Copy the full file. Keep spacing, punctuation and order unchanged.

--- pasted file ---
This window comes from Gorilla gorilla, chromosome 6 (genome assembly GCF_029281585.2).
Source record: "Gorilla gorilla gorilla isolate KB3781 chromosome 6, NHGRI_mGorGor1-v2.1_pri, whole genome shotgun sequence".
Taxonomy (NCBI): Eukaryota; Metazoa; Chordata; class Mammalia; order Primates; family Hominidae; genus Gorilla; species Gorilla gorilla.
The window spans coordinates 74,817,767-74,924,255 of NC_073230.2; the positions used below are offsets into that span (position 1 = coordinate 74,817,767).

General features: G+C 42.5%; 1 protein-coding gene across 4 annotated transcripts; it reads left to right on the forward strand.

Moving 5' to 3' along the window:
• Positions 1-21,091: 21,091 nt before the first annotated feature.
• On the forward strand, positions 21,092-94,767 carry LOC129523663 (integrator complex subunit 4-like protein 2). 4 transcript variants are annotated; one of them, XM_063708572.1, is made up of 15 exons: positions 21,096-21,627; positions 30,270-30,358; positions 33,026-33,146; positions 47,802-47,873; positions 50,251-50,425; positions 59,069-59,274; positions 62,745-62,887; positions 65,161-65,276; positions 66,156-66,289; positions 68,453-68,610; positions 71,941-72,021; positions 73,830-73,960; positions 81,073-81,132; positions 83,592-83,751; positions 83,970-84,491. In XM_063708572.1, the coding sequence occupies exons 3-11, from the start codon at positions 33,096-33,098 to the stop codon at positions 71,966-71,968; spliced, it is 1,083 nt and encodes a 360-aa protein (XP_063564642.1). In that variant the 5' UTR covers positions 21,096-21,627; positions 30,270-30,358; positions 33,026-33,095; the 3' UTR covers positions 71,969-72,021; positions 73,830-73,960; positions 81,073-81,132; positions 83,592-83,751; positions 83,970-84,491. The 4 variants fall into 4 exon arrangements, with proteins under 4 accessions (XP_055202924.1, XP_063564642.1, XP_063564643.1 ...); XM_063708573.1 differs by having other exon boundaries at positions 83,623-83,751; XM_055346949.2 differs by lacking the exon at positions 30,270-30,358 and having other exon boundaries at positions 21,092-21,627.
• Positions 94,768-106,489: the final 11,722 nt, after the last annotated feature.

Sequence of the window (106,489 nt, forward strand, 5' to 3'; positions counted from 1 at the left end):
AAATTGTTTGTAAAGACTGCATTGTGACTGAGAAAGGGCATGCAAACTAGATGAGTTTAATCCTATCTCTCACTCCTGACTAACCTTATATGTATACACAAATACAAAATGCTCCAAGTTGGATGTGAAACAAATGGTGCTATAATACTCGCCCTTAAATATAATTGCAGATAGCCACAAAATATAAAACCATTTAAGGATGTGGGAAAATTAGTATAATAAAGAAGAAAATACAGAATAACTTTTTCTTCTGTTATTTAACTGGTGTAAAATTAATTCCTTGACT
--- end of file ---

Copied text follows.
This window comes from Gorilla gorilla, chromosome 6 (genome assembly GCF_029281585.2).
Source record: "Gorilla gorilla gorilla isolate KB3781 chromosome 6, NHGRI_mGorGor1-v2.1_pri, whole genome shotgun sequence".
Taxonomy (NCBI): Eukaryota; Metazoa; Chordata; class Mammalia; order Primates; family Hominidae; genus Gorilla; species Gorilla gorilla.
The window spans coordinates 74,817,767-74,924,255 of NC_073230.2; the positions used below are offsets into that span (position 1 = coordinate 74,817,767).

General features: G+C 42.5%; 1 protein-coding gene across 4 annotated transcripts; it reads left to right on the forward strand.

Moving 5' to 3' along the window:
• Positions 1-21,091: 21,091 nt before the first annotated feature.
• On the forward strand, positions 21,092-94,767 carry LOC129523663 (integrator complex subunit 4-like protein 2). 4 transcript variants are annotated; one of them, XM_063708572.1, is made up of 15 exons: positions 21,096-21,627; positions 30,270-30,358; positions 33,026-33,146; positions 47,802-47,873; positions 50,251-50,425; positions 59,069-59,274; positions 62,745-62,887; positions 65,161-65,276; positions 66,156-66,289; positions 68,453-68,610; positions 71,941-72,021; positions 73,830-73,960; positions 81,073-81,132; positions 83,592-83,751; positions 83,970-84,491. In XM_063708572.1, the coding sequence occupies exons 3-11, from the start codon at positions 33,096-33,098 to the stop codon at positions 71,966-71,968; spliced, it is 1,083 nt and encodes a 360-aa protein (XP_063564642.1). In that variant the 5' UTR covers positions 21,096-21,627; positions 30,270-30,358; positions 33,026-33,095; the 3' UTR covers positions 71,969-72,021; positions 73,830-73,960; positions 81,073-81,132; positions 83,592-83,751; positions 83,970-84,491. The 4 variants fall into 4 exon arrangements, with proteins under 4 accessions (XP_055202924.1, XP_063564642.1, XP_063564643.1 ...); XM_063708573.1 differs by having other exon boundaries at positions 83,623-83,751; XM_055346949.2 differs by lacking the exon at positions 30,270-30,358 and having other exon boundaries at positions 21,092-21,627.
• Positions 94,768-106,489: the final 11,722 nt, after the last annotated feature.

Sequence of the window (106,489 nt, forward strand, 5' to 3'; positions counted from 1 at the left end):
AAATTGTTTGTAAAGACTGCATTGTGACTGAGAAAGGGCATGCAAACTAGATGAGTTTAATCCTATCTCTCACTCCTGACTAACCTTATATGTATACACAAATACAAAATGCTCCAAGTTGGATGTGAAACAAATGGTGCTATAATACTCGCCCTTAAATATAATTGCAGATAGCCACAAAATATAAAACCATTTAAGGATGTGGGAAAATTAGTATAATAAAGAAGAAAATACAGAATAACTTTTTCTTCTGTTATTTAACTGGTGTAAAATTAATTCCTTGACT